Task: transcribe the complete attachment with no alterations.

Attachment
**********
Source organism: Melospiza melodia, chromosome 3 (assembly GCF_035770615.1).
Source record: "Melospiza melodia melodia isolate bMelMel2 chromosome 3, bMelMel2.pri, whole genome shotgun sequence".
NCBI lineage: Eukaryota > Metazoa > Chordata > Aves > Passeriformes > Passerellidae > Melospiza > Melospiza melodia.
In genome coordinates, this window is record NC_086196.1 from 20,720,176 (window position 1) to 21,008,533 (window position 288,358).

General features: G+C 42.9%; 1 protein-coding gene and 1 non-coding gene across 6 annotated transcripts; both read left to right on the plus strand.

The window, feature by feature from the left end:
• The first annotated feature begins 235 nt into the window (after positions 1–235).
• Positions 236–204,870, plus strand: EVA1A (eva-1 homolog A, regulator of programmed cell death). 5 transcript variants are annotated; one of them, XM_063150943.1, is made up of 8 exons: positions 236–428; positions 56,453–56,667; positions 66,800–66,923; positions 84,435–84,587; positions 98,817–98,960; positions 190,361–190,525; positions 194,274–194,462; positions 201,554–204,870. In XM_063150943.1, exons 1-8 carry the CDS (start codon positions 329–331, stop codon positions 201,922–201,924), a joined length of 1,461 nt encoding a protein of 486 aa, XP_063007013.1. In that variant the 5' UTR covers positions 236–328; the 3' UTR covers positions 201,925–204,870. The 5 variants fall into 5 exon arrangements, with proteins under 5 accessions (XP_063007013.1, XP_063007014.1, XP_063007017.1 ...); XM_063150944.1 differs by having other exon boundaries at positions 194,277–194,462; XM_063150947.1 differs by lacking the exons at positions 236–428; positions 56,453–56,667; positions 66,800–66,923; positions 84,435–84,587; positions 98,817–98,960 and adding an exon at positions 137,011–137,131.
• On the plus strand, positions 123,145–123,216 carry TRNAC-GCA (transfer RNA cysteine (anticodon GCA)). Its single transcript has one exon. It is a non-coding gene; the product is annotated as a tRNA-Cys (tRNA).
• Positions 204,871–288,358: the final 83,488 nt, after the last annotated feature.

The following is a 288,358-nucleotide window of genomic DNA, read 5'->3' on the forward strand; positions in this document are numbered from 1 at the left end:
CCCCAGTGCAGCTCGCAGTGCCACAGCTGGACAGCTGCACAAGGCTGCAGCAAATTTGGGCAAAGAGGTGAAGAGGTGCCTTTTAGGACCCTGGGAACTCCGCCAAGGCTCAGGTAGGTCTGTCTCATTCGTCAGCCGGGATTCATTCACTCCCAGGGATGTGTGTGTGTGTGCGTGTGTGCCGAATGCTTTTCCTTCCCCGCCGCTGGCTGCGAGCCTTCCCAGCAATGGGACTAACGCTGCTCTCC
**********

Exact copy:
Source organism: Melospiza melodia, chromosome 3 (assembly GCF_035770615.1).
Source record: "Melospiza melodia melodia isolate bMelMel2 chromosome 3, bMelMel2.pri, whole genome shotgun sequence".
NCBI lineage: Eukaryota > Metazoa > Chordata > Aves > Passeriformes > Passerellidae > Melospiza > Melospiza melodia.
In genome coordinates, this window is record NC_086196.1 from 20,720,176 (window position 1) to 21,008,533 (window position 288,358).

General features: G+C 42.9%; 1 protein-coding gene and 1 non-coding gene across 6 annotated transcripts; both read left to right on the plus strand.

The window, feature by feature from the left end:
• The first annotated feature begins 235 nt into the window (after positions 1–235).
• Positions 236–204,870, plus strand: EVA1A (eva-1 homolog A, regulator of programmed cell death). 5 transcript variants are annotated; one of them, XM_063150943.1, is made up of 8 exons: positions 236–428; positions 56,453–56,667; positions 66,800–66,923; positions 84,435–84,587; positions 98,817–98,960; positions 190,361–190,525; positions 194,274–194,462; positions 201,554–204,870. In XM_063150943.1, exons 1-8 carry the CDS (start codon positions 329–331, stop codon positions 201,922–201,924), a joined length of 1,461 nt encoding a protein of 486 aa, XP_063007013.1. In that variant the 5' UTR covers positions 236–328; the 3' UTR covers positions 201,925–204,870. The 5 variants fall into 5 exon arrangements, with proteins under 5 accessions (XP_063007013.1, XP_063007014.1, XP_063007017.1 ...); XM_063150944.1 differs by having other exon boundaries at positions 194,277–194,462; XM_063150947.1 differs by lacking the exons at positions 236–428; positions 56,453–56,667; positions 66,800–66,923; positions 84,435–84,587; positions 98,817–98,960 and adding an exon at positions 137,011–137,131.
• On the plus strand, positions 123,145–123,216 carry TRNAC-GCA (transfer RNA cysteine (anticodon GCA)). Its single transcript has one exon. It is a non-coding gene; the product is annotated as a tRNA-Cys (tRNA).
• Positions 204,871–288,358: the final 83,488 nt, after the last annotated feature.

The following is a 288,358-nucleotide window of genomic DNA, read 5'->3' on the forward strand; positions in this document are numbered from 1 at the left end:
CCCCAGTGCAGCTCGCAGTGCCACAGCTGGACAGCTGCACAAGGCTGCAGCAAATTTGGGCAAAGAGGTGAAGAGGTGCCTTTTAGGACCCTGGGAACTCCGCCAAGGCTCAGGTAGGTCTGTCTCATTCGTCAGCCGGGATTCATTCACTCCCAGGGATGTGTGTGTGTGTGCGTGTGTGCCGAATGCTTTTCCTTCCCCGCCGCTGGCTGCGAGCCTTCCCAGCAATGGGACTAACGCTGCTCTCC